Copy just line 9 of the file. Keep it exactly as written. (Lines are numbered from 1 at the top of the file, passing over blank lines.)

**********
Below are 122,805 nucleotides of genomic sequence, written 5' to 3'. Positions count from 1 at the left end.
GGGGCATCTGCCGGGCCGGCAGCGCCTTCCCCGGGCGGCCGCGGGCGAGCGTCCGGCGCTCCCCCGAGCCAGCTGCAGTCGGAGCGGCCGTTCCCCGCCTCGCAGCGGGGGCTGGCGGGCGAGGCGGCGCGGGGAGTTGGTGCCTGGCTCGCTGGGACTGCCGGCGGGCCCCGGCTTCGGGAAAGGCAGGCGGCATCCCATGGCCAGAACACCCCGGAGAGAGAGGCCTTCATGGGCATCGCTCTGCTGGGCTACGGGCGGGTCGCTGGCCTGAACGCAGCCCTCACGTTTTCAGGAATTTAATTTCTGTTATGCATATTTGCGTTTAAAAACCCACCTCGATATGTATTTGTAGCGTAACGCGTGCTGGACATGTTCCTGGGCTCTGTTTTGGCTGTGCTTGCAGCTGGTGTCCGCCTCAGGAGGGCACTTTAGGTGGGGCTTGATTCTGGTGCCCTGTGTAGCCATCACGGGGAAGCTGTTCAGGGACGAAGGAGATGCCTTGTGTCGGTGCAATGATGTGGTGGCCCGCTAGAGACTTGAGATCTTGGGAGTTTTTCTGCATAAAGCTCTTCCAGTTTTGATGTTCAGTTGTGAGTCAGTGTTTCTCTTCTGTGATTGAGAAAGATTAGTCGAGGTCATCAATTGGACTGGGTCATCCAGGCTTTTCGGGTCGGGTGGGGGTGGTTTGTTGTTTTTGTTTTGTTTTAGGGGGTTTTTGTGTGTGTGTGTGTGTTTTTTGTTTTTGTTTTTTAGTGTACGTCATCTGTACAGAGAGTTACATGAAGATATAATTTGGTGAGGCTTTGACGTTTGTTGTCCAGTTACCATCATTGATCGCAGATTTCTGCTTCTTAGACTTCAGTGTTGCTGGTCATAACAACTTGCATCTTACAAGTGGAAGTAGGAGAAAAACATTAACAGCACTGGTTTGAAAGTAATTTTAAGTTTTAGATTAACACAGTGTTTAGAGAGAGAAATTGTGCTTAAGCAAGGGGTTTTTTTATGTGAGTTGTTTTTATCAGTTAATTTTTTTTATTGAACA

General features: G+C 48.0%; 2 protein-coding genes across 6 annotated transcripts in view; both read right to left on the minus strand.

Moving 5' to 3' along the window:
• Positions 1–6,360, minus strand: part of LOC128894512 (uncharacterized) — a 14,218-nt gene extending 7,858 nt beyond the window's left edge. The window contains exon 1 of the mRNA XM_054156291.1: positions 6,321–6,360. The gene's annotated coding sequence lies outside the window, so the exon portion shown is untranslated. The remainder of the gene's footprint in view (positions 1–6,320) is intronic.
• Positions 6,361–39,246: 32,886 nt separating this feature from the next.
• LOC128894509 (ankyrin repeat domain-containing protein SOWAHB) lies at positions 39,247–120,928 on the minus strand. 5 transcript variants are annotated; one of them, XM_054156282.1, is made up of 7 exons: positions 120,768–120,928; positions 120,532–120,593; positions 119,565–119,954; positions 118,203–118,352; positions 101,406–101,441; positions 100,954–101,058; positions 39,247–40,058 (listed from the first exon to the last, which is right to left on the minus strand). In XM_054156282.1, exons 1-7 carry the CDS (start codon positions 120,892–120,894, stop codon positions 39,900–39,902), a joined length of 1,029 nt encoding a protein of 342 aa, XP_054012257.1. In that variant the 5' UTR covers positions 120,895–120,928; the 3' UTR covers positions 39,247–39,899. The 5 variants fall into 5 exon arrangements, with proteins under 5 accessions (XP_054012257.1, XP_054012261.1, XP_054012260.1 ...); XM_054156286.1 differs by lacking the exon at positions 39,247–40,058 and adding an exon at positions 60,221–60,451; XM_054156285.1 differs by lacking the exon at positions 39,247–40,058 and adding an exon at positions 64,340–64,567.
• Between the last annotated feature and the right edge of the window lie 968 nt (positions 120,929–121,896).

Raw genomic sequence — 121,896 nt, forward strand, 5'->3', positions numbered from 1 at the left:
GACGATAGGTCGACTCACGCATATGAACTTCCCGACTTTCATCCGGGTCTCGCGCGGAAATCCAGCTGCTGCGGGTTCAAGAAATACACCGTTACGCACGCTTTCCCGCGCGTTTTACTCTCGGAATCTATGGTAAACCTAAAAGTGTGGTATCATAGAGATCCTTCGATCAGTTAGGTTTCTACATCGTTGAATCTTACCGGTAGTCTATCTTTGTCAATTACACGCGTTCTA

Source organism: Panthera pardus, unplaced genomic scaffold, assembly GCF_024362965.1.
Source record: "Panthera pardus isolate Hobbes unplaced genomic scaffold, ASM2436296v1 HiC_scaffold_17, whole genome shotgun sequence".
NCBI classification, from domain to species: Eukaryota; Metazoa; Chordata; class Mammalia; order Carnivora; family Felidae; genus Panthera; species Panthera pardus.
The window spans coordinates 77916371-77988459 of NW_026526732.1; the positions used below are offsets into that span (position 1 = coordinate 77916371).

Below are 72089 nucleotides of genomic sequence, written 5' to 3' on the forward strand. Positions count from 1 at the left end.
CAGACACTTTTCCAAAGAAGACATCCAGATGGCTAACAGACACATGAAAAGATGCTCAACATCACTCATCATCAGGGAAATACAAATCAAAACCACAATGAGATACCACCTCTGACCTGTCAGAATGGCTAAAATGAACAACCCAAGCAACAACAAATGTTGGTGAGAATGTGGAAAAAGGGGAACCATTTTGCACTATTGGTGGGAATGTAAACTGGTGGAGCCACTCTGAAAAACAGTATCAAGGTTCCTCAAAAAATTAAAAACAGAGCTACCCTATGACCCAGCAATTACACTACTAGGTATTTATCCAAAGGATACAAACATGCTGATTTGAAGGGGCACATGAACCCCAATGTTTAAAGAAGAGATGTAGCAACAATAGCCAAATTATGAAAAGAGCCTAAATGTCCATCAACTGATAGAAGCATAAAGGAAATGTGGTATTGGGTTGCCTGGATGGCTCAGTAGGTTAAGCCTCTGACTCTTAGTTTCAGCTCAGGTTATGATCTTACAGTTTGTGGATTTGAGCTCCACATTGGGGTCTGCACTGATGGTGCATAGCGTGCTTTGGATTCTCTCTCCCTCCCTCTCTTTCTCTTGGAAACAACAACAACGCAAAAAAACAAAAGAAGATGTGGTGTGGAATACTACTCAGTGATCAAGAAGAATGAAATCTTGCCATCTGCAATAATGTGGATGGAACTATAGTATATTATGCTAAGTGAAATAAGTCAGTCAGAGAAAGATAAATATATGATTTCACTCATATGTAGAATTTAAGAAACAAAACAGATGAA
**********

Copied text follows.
Raw genomic sequence — 121,896 nt, forward strand, 5'->3', positions numbered from 1 at the left: